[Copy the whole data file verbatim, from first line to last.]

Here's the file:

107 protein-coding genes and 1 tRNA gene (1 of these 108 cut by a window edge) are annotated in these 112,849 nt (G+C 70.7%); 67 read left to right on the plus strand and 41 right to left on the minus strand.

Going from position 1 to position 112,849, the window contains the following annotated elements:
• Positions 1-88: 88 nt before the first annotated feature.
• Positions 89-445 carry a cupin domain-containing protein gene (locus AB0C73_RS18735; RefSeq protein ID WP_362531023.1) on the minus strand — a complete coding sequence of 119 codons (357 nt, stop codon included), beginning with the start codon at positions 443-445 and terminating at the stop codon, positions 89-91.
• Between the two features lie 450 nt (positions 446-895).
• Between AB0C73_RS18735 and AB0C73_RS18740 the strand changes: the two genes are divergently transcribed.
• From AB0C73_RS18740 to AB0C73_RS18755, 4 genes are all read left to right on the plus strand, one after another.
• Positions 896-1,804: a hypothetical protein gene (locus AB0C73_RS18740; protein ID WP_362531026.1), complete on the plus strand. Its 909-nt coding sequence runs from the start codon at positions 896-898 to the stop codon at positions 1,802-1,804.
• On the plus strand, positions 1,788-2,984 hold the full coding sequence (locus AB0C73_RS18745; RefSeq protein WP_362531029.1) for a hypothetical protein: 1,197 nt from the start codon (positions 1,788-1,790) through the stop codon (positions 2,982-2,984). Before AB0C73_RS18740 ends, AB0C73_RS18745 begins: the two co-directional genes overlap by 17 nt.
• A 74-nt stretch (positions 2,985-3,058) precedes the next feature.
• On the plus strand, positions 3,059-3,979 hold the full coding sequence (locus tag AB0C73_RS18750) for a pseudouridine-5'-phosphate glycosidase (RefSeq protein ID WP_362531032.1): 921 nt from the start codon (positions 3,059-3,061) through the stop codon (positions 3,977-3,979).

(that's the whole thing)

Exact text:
107 protein-coding genes and 1 tRNA gene (1 of these 108 cut by a window edge) are annotated in these 112,849 nt (G+C 70.7%); 67 read left to right on the plus strand and 41 right to left on the minus strand.

Going from position 1 to position 112,849, the window contains the following annotated elements:
• Positions 1-88: 88 nt before the first annotated feature.
• Positions 89-445 carry a cupin domain-containing protein gene (locus AB0C73_RS18735; RefSeq protein ID WP_362531023.1) on the minus strand — a complete coding sequence of 119 codons (357 nt, stop codon included), beginning with the start codon at positions 443-445 and terminating at the stop codon, positions 89-91.
• Between the two features lie 450 nt (positions 446-895).
• Between AB0C73_RS18735 and AB0C73_RS18740 the strand changes: the two genes are divergently transcribed.
• From AB0C73_RS18740 to AB0C73_RS18755, 4 genes are all read left to right on the plus strand, one after another.
• Positions 896-1,804: a hypothetical protein gene (locus AB0C73_RS18740; protein ID WP_362531026.1), complete on the plus strand. Its 909-nt coding sequence runs from the start codon at positions 896-898 to the stop codon at positions 1,802-1,804.
• On the plus strand, positions 1,788-2,984 hold the full coding sequence (locus AB0C73_RS18745; RefSeq protein WP_362531029.1) for a hypothetical protein: 1,197 nt from the start codon (positions 1,788-1,790) through the stop codon (positions 2,982-2,984). Before AB0C73_RS18740 ends, AB0C73_RS18745 begins: the two co-directional genes overlap by 17 nt.
• A 74-nt stretch (positions 2,985-3,058) precedes the next feature.
• On the plus strand, positions 3,059-3,979 hold the full coding sequence (locus tag AB0C73_RS18750) for a pseudouridine-5'-phosphate glycosidase (RefSeq protein ID WP_362531032.1): 921 nt from the start codon (positions 3,059-3,061) through the stop codon (positions 3,977-3,979).